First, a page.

The low Australian slaughter rate, which was 12 per cent down year to date for lamb and 26pc for sheep, was indicative of producers holding and rebuilding flocks now that the season had turned.

Mr Gidley-Baird said the "phenomenal" increases in lamb prices experienced earlier in the year - 35pc higher year on year - were likely to soften.

While Australia would be somewhat protected by its strong domestic sheep market, 65pc of lamb, and almost all mutton and wool, were exported.

"A large bulk of Australia's product into the Chinese and US markets - 60 to 65pc - is eaten out of home, with Australian lamb sold into the US heavily focused on the higher-end restaurant market, making it particularly vulnerable to the global economic slowdown," Mr Gidley-Baird said.

Foodservice traffic in China during February was down 80pc, although there were signs of recovery.

Demand from consumers stripping supermarket aisles had fuelled prices in late March but that had now dissipated.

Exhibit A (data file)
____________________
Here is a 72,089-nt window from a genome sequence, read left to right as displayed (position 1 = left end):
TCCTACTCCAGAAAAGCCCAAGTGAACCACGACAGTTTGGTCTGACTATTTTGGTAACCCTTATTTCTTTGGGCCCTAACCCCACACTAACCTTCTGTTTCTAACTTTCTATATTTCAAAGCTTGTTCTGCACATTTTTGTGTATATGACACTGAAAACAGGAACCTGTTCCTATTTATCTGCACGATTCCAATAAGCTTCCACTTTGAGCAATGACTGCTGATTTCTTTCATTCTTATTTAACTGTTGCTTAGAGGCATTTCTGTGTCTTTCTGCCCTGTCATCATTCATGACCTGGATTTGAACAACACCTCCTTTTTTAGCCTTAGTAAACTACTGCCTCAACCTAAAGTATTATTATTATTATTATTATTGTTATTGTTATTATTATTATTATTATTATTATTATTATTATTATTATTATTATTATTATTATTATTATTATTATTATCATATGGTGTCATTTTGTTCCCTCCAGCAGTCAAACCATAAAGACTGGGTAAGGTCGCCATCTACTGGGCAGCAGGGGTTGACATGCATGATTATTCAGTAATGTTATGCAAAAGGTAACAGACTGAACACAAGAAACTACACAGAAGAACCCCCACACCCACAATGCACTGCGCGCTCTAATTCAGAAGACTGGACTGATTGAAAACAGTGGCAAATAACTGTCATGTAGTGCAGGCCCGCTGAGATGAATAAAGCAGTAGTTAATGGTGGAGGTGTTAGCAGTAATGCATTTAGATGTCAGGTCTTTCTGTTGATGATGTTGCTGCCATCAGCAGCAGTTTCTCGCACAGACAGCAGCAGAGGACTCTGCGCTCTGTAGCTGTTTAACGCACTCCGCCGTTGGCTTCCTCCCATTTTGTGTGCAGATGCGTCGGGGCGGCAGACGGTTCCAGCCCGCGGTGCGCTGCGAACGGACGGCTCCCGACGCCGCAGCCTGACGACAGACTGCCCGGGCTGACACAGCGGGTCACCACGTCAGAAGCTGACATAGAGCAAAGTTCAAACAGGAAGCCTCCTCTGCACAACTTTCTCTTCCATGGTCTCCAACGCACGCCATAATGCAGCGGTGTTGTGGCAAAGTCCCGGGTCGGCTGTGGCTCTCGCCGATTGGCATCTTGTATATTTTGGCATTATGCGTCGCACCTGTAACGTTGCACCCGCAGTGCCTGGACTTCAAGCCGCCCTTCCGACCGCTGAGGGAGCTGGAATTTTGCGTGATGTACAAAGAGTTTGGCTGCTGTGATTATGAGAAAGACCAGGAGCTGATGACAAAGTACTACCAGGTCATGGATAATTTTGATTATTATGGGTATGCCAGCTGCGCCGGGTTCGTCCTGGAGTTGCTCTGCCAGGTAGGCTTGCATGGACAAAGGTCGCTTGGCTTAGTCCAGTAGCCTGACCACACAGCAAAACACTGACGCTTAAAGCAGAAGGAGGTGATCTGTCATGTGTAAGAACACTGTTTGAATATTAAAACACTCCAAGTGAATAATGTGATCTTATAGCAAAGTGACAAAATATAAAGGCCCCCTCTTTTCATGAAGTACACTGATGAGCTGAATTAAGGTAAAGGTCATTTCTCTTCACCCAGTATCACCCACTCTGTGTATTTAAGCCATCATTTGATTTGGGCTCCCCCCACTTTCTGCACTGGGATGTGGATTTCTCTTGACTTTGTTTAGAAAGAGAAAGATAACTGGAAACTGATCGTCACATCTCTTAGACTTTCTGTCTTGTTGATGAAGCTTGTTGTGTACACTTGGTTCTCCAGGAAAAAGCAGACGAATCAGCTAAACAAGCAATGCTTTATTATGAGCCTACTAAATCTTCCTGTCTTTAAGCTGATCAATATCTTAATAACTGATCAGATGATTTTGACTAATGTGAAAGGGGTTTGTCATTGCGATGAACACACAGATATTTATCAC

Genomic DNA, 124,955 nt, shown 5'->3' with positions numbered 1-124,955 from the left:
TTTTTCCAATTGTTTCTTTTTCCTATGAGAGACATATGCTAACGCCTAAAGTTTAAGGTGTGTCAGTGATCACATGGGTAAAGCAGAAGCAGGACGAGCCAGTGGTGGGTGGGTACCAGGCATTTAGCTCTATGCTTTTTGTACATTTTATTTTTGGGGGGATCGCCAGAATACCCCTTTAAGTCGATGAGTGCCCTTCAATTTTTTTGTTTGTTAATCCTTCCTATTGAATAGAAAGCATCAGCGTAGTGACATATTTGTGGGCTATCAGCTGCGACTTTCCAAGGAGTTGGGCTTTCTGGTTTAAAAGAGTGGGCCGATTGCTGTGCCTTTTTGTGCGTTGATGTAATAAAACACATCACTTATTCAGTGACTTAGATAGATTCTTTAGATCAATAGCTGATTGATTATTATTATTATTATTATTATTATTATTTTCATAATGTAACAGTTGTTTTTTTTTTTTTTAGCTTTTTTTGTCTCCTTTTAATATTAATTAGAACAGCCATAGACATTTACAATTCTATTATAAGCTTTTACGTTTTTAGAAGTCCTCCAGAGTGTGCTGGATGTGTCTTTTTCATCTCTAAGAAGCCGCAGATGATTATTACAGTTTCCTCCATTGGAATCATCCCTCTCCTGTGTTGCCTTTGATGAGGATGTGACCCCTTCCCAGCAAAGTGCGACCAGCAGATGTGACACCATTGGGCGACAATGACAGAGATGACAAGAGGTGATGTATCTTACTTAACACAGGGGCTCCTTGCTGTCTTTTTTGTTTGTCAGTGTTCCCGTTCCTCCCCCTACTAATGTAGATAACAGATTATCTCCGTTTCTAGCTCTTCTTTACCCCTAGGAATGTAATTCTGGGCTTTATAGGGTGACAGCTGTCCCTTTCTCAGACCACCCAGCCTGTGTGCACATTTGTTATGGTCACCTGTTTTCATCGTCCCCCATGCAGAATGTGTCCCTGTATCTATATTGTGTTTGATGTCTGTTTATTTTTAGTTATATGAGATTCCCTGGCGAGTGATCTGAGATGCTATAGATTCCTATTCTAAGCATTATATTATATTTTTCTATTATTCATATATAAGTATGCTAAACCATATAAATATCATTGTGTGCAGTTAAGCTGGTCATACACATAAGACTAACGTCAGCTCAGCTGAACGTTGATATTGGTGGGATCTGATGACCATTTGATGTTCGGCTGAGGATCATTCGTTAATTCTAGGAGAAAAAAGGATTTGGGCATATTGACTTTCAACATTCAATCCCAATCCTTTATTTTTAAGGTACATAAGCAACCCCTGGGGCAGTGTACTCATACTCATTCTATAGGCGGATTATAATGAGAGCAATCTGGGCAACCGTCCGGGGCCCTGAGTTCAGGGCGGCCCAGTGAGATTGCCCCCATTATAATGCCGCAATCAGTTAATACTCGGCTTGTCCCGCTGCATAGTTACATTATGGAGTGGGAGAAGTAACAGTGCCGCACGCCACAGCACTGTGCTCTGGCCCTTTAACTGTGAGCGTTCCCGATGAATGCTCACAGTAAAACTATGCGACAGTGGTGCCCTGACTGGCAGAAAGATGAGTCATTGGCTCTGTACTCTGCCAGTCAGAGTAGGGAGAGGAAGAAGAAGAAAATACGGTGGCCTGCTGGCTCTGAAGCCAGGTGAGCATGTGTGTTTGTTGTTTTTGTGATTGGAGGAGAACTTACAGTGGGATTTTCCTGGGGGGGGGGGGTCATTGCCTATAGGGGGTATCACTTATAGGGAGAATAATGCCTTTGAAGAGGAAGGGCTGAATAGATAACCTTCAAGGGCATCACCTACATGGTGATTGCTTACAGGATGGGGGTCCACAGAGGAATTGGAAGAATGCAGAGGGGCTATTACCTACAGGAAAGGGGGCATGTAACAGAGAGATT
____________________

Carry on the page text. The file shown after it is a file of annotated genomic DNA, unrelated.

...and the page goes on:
Mr Gidley-Baird expected heavy lamb and mutton prices would behave similarly to last year, coming off their early highs before picking up again in May, June and July.

"Given our supply situation, I don't expect prices to drop dramatically, unless we were in the very unfortunate situation where multiple processing facilities ended up closing due to reduced margins or a COVID-19 outbreak - reducing processing capacity on market," he said.

Australian wool prices would likely fall on the back of weaker demand, before recovering in late 2020.

The forecast assumed decreased US and Chinese consumer sentiment plus severe economic contraction over the next six months, before a late 2020 into early 2021 improvement.

It was also based on an anticipated fall in cotton prices followed by a recovery, and a drop in Australian wool production of 2-3pc.

"Interestingly, last year China had one of the lowest volumes of wool imports in the past 10 years, so we expect stocks in China to be relatively low, driving stronger imports as factories start to open up again," Mr Gidley-Baird said.

Wool prices were expected to continue to ease towards 1100cAUD/kg through to the middle of the year before picking up towards 1400cAUD/kg in late 2020/21 as economic conditions improved.